New Humanities Institute Sponsors Panel Presentation on October 16
The Humanities Institute is a well-known name among the Fairfield University community.
Housed in the College of Arts and Sciences, it has sponsored hundreds of lectures, events, film series, workshops, and seminars, as well as curricular and engagement initiatives since its inception in 1984. It has become a cornerstone of support among the humanities departments and fundamental to the vibrant extracurricular programing available for the student population.
Last May, a revitalized Humanities Institute was announced with the intention of promoting all aspects of humanistic inquiry through scholarship, initiatives, and organizations while also envisioning a 21st Century Humanities Institute as a center of excellence. Dr. Ronald Davidson, professor and chair of religious studies, is the first director.
Dr. Davidson was chosen as the inaugural director of the Institute due to his steadfast commitment to humanistic inquiry and teaching, his advocacy for the central role that the humanities play in a Fairfield and Jesuit education, and his leadership role in developing the expanded Humanities Institute.
Dr. Davidson said, “Fairfield is distinguished by superb teacher-scholars in the humanities, whose accomplishments both in the classroom and in scholarship are outstanding. The reborn Humanities Institute seeks to promote and augment those accomplishments through funding, programming, and engagement with the community at large.”
In the last two week alone, the Humanities Institute has supported a lecture connected to the Guerrilla Girls exhibit currently on display in the Walsh Art Gallery; the Irish Studies Film Festival series; and the play, Life of Riley.
In addition to the many events the Institute sponsors, on October 16, the Institute will host a panel presentation, “Are the Humanities Relevant?” in the Kelley Center Presentation Room from 3:30-6 p.m. Dr. Davidson noted that the event is open to the entire University community and that intellectual fireworks are sure to occur.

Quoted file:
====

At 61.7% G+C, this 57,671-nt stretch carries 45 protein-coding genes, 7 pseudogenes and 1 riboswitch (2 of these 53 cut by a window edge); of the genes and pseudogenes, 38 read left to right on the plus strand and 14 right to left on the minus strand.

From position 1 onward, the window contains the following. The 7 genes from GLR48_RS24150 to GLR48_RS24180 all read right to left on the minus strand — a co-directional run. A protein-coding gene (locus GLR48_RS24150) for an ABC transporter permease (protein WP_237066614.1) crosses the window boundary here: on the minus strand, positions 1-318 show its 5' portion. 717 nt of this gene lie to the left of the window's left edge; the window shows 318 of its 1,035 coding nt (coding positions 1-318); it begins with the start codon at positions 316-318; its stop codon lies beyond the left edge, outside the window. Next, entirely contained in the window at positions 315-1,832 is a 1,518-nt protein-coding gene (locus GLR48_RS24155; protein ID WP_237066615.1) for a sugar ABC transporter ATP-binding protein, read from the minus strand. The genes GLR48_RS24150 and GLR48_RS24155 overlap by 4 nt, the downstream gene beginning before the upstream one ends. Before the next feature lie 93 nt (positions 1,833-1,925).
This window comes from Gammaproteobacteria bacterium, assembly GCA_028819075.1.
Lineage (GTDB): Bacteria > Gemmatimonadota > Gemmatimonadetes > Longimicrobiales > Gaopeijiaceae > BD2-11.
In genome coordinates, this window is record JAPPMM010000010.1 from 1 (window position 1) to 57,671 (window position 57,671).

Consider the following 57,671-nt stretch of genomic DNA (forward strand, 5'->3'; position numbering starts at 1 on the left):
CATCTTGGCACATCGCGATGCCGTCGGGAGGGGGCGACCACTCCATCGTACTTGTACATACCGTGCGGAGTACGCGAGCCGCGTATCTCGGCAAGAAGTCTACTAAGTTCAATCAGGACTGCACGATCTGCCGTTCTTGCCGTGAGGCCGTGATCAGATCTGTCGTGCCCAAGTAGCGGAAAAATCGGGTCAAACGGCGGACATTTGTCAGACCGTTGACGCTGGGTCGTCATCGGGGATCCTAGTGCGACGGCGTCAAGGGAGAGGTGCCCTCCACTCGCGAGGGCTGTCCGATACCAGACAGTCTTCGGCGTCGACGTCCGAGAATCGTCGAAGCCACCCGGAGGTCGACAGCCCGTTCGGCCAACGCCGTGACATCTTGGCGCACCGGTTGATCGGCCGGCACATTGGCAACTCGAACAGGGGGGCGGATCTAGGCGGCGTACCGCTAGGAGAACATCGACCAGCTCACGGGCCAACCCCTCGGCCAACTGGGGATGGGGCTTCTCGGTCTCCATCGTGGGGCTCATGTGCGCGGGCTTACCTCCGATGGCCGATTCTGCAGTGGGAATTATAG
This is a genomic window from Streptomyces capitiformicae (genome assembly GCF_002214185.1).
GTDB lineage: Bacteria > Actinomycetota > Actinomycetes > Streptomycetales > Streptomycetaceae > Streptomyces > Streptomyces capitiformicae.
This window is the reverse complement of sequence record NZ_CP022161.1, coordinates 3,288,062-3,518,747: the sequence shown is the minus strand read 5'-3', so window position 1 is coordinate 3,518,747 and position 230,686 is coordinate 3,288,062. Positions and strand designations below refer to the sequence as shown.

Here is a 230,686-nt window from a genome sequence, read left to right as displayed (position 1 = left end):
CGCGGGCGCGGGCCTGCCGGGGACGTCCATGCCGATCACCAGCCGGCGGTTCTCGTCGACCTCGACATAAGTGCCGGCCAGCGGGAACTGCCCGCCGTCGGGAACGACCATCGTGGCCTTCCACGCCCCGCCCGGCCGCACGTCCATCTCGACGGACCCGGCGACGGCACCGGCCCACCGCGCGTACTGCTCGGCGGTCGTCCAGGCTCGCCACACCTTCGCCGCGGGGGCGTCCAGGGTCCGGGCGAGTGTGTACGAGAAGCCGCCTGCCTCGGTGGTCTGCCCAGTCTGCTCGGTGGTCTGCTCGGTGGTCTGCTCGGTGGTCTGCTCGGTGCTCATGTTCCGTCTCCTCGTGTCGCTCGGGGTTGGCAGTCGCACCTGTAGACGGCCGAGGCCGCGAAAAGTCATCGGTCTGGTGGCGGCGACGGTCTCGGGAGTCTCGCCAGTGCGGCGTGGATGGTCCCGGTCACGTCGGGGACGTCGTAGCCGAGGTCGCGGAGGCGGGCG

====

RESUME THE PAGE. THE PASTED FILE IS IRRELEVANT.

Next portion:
“In our campus and public programs, the Humanities Institute hopes to correct some misperceptions about the importance of humanistic disciplines, both to our students and to the society around us, and to create conversations in which significant ideas and challenging topics are given the consideration they merit,” he said.
In addition to programing, Dr. Davidson will lead implementation of a Humanities Seminar for faculty and student fellows, create a strong digital presence for the Humanities Institute, and develop innovative curricular and co-curricular initiatives that will produce contemporary humanities educational and enrichment programming for the Fairfield campus and its greater community.
Dr. James Simon, dean of the College of Arts and Sciences said, “When students graduate from Fairfield, they often tell us that it was their Humanities courses – in English, fine arts, language, history, philosophy and religious studies – that were the most important in teaching them how to think, how to question, how to critically assess, and how to add value to whatever conversation they have, at work or at home. The revitalized Humanities Institute will help students even more by bringing speakers to campus to explore these issues, sponsoring one-on-one student work with professors, and giving professors more digital tools to use in their research and in the classroom.”
Visit the Humanities Institute website at www.fairfield.edu/humanities